The full article, “Hurricane Damage Control: Piecing Together Time Records,” was published on the SHRM website on October 10, 2016, and is available online.
Section 1557 of the Patient Protection and Affordable Care Act (ACA) prohibits any health program or activity that receives federal funding (currently limited to federal funding from the Department of Health and Human Services (HHS)) from discriminating against an individual on the basis of race, color, national origin, sex, age or disability. Notably, HHS has described Section 1557 as the first civil rights law banning discrimination on the basis of sex in the provision of healthcare services, which includes discrimination based on gender identity, gender expression and transgender status.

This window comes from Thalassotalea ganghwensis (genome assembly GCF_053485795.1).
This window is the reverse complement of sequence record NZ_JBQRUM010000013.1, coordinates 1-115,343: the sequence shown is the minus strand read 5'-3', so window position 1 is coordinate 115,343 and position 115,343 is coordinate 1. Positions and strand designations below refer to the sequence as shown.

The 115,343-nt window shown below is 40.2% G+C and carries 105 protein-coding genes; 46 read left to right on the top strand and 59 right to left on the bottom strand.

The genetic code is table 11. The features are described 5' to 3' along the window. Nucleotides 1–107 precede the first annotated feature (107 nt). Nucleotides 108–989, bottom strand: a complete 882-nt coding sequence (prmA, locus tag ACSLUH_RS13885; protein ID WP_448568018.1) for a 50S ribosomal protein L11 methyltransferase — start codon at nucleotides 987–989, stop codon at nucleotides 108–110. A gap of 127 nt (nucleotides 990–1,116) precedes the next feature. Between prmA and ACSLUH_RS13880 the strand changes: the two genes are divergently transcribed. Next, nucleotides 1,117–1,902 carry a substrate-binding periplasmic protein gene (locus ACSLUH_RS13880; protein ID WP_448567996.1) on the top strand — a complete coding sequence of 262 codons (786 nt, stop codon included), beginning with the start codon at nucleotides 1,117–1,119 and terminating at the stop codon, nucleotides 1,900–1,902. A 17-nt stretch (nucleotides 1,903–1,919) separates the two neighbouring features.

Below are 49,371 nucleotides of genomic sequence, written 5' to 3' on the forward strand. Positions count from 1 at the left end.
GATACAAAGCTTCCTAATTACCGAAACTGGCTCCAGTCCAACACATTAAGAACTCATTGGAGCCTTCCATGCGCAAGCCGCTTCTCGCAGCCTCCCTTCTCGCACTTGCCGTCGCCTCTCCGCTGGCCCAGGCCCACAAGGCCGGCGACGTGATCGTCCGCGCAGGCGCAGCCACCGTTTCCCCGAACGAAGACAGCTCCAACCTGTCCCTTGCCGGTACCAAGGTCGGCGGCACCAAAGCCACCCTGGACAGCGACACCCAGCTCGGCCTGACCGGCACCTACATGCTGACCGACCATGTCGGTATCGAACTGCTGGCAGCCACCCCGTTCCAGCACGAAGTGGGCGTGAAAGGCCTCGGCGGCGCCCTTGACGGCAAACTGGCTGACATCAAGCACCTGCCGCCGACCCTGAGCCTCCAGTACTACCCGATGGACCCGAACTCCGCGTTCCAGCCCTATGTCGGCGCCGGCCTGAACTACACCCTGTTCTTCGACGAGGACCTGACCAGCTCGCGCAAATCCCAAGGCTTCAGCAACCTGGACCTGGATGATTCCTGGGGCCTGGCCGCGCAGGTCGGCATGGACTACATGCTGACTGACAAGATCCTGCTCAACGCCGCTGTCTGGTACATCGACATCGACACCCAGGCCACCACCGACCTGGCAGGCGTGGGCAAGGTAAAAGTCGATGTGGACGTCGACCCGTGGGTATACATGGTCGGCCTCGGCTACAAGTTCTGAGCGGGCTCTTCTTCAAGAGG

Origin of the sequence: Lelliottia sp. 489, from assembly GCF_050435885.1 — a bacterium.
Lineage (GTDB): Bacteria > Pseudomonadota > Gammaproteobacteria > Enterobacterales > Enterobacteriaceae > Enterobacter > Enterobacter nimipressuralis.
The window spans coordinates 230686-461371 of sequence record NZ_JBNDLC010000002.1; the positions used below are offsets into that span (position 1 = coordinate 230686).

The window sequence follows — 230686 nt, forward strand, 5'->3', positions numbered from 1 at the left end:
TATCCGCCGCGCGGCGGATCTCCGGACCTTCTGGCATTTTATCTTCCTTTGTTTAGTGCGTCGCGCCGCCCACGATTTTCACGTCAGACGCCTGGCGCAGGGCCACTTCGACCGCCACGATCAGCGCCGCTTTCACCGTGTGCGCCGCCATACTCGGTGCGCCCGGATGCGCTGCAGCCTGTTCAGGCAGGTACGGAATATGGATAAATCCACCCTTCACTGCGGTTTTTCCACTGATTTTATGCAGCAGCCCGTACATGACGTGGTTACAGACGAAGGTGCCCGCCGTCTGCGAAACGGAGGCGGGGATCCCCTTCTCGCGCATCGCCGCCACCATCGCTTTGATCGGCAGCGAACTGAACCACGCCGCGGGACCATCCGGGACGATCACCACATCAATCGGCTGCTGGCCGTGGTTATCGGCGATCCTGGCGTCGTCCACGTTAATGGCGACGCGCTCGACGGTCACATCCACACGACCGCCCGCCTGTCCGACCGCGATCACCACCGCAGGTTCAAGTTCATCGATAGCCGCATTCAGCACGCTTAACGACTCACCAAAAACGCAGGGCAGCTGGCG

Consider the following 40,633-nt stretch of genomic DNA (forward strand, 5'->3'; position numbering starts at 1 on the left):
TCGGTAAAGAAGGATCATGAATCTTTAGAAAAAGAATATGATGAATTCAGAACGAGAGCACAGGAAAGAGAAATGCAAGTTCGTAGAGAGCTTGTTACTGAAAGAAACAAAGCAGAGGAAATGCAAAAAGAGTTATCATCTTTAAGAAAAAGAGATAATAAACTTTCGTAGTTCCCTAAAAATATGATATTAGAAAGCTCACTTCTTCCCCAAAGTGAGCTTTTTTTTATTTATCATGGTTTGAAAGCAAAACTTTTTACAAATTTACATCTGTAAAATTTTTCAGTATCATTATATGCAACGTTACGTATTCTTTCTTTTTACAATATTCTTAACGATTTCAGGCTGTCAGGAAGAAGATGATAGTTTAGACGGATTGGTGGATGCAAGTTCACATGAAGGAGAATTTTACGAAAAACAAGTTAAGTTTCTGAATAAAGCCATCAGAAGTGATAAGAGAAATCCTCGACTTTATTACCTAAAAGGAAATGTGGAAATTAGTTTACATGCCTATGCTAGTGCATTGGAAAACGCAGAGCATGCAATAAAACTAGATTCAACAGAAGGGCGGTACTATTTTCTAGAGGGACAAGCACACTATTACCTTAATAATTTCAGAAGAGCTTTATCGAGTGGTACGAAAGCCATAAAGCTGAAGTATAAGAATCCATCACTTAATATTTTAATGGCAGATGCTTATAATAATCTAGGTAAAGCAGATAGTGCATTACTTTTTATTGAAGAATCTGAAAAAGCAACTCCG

While Section 1557 has technically been in effect since the passage of the ACA in 2010, HHS’ Office of Civil Rights (OCR) released final regulations in May of this year, finalizing some key compliance requirements. Many of the new procedural requirements introduced by the final regulations went into effect on July 18, 2016. However, perhaps the most significant requirement – the requirement to provide and post nondiscrimination notices – becomes effective on October 16, 2016 (a Sunday).1 Continue Reading